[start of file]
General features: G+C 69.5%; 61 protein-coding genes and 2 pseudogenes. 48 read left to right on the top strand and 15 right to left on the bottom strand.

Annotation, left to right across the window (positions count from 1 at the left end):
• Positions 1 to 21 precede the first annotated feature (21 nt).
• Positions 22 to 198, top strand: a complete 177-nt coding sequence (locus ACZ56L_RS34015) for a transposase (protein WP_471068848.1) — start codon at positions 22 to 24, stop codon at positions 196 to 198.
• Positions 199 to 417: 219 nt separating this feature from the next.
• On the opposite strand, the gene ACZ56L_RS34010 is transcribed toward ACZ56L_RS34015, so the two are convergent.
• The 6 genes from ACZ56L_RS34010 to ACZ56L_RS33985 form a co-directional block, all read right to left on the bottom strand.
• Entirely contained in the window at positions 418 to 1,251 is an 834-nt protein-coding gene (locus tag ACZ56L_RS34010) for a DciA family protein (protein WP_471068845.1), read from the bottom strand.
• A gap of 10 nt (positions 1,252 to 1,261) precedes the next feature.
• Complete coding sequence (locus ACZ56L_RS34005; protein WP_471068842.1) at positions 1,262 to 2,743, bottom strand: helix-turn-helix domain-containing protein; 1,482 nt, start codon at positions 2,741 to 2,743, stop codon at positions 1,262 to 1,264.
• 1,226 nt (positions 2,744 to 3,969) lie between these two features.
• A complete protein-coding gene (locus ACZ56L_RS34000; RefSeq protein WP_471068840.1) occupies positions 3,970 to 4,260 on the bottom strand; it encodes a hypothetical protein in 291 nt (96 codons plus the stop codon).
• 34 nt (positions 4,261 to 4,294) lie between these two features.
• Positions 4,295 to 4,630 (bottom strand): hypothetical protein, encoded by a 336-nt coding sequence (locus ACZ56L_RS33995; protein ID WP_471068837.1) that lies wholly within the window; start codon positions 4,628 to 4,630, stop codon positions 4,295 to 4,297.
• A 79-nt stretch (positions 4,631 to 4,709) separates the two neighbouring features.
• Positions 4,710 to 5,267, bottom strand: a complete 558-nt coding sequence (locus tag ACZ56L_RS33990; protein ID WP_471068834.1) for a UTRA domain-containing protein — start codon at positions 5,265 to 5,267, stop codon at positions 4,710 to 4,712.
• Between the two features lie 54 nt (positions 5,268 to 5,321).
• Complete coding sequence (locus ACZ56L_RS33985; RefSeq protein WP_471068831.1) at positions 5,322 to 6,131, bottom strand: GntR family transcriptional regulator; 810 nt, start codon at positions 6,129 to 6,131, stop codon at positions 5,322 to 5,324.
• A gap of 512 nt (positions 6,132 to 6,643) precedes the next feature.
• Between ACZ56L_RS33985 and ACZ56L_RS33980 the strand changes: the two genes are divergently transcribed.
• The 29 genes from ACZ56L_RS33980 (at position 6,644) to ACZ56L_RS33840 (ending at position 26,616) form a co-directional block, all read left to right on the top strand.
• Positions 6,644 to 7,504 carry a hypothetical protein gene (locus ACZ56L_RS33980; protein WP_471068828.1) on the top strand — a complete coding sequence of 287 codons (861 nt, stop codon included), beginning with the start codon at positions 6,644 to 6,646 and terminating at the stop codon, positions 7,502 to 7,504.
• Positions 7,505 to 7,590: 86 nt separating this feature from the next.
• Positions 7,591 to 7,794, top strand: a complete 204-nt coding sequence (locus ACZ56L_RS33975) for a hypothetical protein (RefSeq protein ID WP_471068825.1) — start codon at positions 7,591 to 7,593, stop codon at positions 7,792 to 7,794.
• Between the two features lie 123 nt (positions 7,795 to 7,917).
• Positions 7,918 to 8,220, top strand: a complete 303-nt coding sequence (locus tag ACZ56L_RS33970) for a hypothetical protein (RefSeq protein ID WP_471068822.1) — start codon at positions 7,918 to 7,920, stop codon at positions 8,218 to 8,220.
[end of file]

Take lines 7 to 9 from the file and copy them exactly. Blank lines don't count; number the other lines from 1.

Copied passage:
• The 6 genes from ACZ56L_RS34010 to ACZ56L_RS33985 form a co-directional block, all read right to left on the bottom strand.
• Entirely contained in the window at positions 418 to 1,251 is an 834-nt protein-coding gene (locus tag ACZ56L_RS34010) for a DciA family protein (protein WP_471068845.1), read from the bottom strand.
• A gap of 10 nt (positions 1,252 to 1,261) precedes the next feature.